Weekly Update: A Dangerous Agenda

A Dangerous Agenda:
Congressman Walden & the ACA

The Congressional Budget Office weighed in on the repeal and replacement of the Affordable Card Act, the “American Health Care Act.” On Monday, Oregon AFL-CIO President Tom Chamberlain issued a response:

“The Congressional Budget Office’s report shows what many of us already suspected: It’s not about helping more people find coverage, it’s about putting more money into the pockets of the wealthy at the expense of everyone else.   24 million Americans stand to lose insurance coverage because of this plan, and lost insurance coverage equals debt, sickness, and worse for too many working people.

It’s inconsistent with the promises we have heard from the President, who called for lower premiums and for everyone to have insurance as part of a repeal to the Affordable Care Act. Already, we see House Speaker Ryan and others doing everything they can to discredit the CBO’s findings, but the numbers do not lie: 24 million people is an unmistakably serious consequence of an agenda designed to widen the gap between the wealthy and the poor in this country. Oregon’s unions will continue to do everything we can to call attention to and oppose this dangerous agenda.”

Oregon Congressman Greg Walden has been at the center of the efforts to repeal and replace the ACA, even though residents in his district overwhelmingly benefit from it. At the same time, Congressman Walden has been notably absent from town hall meetings in his district.


It’s time to take action.

Need more info about why the ACA repeal is a bad idea for working people? Click here.


Rep. Steve King and the Racist Origins of So-Called ‘Right to Work’

This article originally appeared on Labor’s Edge: Views from the California Labor Movement

Controversial Iowa Rep. Steve King is once again in hot water for espousing racist, white nationalist views, tweeting that “we can’t restore our civilization with somebody else’s babies.” He doubled down on his bigoted words over the weekend telling CNN that “I meant exactly what I said.”

King’s latest racist remarks drew praise from Ku Klux Klan leader David Duke, who tweeted “GOD BLESS STEVE KING,” and sharp rebukes from just about everyone else, including fellow Republicans in Congress and former Gov. Jeb Bush, just to name a few.

While this story is making headlines, there’s been scant attention paid to how King’s policy agenda reflects his white nationalist views. King is the author of the federal bill that would impose a so-called “Right to Work” scheme nationally, which would be devastating to our country’s economy and would hit workers, especially people of color, square in the pocketbook.


Backed by an array of wealthy corporations and secret deep-pocketed donors, these laws have proliferated in Republican-controlled states across the country, leading to lower wages and fewer benefits for not just union workers, but all workers in those states. People of color – particularly women of color – are hit hardest by these laws which fuel income inequality and put their American Dream further out of reach. According to the Economic Policy Institute, wages in so-called “Right to Work” states are 3.2% lower than in non-RTW states. Health insurance and retirement security are scarcer.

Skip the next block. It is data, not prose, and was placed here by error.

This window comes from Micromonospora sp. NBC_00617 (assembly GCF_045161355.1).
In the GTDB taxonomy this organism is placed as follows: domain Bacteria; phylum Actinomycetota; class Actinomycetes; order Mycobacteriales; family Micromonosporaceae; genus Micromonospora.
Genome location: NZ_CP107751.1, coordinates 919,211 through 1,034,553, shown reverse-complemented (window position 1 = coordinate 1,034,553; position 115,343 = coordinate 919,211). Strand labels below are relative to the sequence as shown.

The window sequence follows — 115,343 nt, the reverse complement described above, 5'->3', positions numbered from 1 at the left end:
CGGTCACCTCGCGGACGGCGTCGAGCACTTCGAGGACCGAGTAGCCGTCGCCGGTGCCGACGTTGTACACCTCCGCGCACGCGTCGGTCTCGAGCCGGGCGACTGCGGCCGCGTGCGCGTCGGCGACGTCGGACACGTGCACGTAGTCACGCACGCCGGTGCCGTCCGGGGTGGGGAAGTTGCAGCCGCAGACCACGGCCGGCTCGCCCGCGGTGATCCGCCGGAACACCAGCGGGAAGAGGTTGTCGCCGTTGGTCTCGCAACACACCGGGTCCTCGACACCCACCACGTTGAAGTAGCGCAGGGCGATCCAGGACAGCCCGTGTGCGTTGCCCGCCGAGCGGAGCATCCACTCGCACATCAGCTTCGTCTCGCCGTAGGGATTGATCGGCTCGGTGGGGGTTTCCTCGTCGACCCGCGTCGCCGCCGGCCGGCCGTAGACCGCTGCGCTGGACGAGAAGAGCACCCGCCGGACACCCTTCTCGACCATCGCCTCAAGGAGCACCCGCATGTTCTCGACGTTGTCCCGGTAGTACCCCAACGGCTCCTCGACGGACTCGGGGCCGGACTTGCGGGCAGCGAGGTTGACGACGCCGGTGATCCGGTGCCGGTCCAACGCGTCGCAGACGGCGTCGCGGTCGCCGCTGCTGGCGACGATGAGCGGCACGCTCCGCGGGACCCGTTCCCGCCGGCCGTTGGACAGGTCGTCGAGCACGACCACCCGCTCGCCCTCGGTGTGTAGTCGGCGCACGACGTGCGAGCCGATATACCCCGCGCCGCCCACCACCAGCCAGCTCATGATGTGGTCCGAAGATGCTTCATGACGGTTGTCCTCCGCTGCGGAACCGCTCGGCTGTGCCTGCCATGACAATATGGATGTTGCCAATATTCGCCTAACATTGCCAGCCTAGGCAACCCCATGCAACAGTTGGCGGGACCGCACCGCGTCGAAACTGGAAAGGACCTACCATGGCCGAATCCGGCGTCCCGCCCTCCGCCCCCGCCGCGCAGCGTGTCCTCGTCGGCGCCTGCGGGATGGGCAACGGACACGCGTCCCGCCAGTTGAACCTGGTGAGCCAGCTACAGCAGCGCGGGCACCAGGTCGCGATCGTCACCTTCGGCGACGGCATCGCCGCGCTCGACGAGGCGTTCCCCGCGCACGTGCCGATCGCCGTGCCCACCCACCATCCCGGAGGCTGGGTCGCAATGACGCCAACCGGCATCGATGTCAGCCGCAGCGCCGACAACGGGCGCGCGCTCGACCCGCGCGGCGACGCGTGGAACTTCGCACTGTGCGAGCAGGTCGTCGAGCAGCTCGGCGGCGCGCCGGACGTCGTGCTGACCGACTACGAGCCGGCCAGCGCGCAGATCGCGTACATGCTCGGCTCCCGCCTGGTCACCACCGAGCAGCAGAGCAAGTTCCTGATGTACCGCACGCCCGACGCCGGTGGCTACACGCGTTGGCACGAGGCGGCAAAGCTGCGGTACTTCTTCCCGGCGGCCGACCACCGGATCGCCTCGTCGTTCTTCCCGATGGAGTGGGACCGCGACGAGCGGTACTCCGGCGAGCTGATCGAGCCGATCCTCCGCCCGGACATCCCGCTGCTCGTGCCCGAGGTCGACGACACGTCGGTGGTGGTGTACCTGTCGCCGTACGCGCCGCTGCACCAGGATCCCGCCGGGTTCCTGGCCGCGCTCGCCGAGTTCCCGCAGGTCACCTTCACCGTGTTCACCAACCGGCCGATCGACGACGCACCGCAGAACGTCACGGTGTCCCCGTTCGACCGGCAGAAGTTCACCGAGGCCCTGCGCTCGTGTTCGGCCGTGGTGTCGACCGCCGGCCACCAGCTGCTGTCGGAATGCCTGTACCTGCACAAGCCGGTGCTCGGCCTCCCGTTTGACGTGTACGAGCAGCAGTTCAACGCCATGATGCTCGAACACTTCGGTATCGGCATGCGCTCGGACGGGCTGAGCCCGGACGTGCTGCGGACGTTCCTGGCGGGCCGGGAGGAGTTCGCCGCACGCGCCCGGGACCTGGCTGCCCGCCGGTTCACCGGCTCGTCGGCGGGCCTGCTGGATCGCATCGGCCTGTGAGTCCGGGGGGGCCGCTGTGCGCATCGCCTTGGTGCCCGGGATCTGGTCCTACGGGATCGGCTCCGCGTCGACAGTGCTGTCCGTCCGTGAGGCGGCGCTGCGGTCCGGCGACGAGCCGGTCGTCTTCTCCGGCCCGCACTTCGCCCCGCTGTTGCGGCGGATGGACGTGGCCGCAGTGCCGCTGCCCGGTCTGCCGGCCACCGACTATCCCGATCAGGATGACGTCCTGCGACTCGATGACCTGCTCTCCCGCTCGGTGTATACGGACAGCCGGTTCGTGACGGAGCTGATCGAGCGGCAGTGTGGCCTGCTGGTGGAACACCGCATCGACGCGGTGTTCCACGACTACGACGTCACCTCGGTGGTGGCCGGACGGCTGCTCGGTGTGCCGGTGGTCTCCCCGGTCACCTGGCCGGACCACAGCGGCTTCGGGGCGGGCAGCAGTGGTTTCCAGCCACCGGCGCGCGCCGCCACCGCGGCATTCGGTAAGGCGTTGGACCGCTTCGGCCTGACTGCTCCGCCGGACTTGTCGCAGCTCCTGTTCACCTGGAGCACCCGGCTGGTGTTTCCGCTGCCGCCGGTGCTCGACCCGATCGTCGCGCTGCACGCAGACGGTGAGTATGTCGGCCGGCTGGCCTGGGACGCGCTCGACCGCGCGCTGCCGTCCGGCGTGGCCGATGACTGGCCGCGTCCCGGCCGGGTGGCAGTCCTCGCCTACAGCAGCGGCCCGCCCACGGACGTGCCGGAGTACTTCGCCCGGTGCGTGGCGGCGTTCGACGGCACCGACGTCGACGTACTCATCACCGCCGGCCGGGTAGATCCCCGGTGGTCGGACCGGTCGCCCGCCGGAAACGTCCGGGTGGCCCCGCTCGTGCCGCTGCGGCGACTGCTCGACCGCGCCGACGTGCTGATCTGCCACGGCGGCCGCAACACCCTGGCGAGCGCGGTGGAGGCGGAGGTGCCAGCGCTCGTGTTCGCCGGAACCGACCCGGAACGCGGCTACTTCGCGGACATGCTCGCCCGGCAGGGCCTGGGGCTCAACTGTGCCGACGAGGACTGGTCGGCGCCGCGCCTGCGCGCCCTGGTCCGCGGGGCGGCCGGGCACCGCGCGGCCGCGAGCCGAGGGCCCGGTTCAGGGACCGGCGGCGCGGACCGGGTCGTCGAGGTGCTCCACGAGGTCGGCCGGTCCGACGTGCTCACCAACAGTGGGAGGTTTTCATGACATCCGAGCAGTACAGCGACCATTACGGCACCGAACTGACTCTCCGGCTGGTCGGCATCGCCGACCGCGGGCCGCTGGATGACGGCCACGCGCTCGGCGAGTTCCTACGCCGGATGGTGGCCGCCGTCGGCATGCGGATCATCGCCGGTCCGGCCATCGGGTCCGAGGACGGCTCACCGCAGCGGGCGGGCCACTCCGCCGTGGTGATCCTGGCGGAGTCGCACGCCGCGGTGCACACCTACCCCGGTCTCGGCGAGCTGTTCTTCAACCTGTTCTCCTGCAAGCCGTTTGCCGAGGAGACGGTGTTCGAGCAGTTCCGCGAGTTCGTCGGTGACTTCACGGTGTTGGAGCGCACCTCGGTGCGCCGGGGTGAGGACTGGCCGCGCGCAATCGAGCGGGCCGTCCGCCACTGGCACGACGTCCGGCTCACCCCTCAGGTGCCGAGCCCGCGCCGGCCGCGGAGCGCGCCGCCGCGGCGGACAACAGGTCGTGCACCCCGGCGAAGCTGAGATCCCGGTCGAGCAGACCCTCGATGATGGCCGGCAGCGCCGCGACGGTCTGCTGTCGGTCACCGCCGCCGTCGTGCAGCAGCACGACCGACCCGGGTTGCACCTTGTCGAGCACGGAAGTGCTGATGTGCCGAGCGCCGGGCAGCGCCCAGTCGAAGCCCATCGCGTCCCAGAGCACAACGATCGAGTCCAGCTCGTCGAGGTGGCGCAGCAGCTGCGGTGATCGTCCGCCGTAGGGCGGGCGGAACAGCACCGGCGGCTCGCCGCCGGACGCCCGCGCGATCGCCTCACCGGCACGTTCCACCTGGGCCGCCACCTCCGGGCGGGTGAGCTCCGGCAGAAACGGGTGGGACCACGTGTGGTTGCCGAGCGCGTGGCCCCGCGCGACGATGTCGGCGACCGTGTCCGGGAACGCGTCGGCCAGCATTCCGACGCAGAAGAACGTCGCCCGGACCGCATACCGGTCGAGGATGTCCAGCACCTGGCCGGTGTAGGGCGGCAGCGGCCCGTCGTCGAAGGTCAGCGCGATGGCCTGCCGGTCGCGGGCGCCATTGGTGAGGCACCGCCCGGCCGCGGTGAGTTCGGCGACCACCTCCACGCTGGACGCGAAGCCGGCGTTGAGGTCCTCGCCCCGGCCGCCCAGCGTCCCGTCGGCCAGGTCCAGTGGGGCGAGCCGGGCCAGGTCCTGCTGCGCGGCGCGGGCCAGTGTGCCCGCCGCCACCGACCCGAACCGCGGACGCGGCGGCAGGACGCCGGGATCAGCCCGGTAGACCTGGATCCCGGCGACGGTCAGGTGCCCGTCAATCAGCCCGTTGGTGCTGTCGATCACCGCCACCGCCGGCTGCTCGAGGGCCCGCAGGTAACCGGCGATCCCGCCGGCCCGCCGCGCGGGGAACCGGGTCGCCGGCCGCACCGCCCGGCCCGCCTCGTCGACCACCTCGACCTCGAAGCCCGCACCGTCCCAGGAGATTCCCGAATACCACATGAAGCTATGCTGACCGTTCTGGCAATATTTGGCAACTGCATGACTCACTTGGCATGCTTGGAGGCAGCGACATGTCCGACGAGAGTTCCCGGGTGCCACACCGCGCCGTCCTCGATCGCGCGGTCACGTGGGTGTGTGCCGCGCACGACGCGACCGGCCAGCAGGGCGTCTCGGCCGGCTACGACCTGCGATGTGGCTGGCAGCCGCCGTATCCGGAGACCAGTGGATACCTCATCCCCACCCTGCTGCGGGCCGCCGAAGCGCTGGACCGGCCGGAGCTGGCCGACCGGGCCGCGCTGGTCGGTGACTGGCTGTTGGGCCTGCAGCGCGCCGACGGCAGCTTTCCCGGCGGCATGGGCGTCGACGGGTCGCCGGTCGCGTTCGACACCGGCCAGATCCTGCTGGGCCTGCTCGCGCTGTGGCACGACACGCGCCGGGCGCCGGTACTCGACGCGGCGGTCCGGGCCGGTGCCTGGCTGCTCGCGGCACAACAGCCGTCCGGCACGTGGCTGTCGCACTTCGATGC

So why would any policymaker push legislation that lowers wages? One obvious reason is that big corporations love these laws, because they undercut the ability of working people to stand together in a union to demand fair wages and decent benefits for a hard day’s work. But if you look at the history of these laws, there’s even a more sinister reason behind them: Racism.

Many attacks on labor unions have roots in white supremacism.

University of Arkansas Associate professor Michael Pierce:

So-called Right-to-Work laws originated as means to maintain Jim Crow labor relations and to beat back what was seen as a Jewish cabal to foment a revolution. No one was more important in placing Right-to-Work on the conservatives’ political agenda than Vance Muse of the Christian American Association, a larger-than-life Texan whose own grandson described him as “a white supremacist, an anti-Semite, and a Communist-baiter, a man who beat on labor unions not on behalf of working people, as he said, but because he was paid to do so.”

Which brings us back to King. It’s no coincidence that the most racist member of Congress is also the staunchest supporter of a national “Right to Work” scheme. In the view of King and many other extremists, labor unions must be destroyed because immigrants and people of color have  a better shot at the American Dream when they are able to organize and join unions. Lower wages for everyone, including blue-collar whites, is just collateral damage in King’s view. Supporters of these laws will never admit to the racist origins of “Right to Work.” And they certainly won’t cop to the widening inequality gap these laws create. But make no mistake; racism is central to the hidden agenda.

Supporting national “Right to Work” is tantamount to supporting King’s racist worldview. That’s a message every member of Congress needs to hear.


Oregon Renters Need Stable Homes

Oregon is in a housing crisis; especially when it comes to renters.

Rents are rising much faster than wages for too many Oregonians, and working people are losing their homes through no fault of their own due to the practice of "no-cause evictions."


This has fueled a rapid rise in homelessness, housing instability, and the crushing of dreams for many families. Communities across the state are being impacted, and it will take all of our voices speaking up to bring the change we need to provide stable homes for working Oregonians.

Tell your legislators: it's time to protect working people from losing their homes through no fault of their own.  

Click here to take action and write to your legislators today.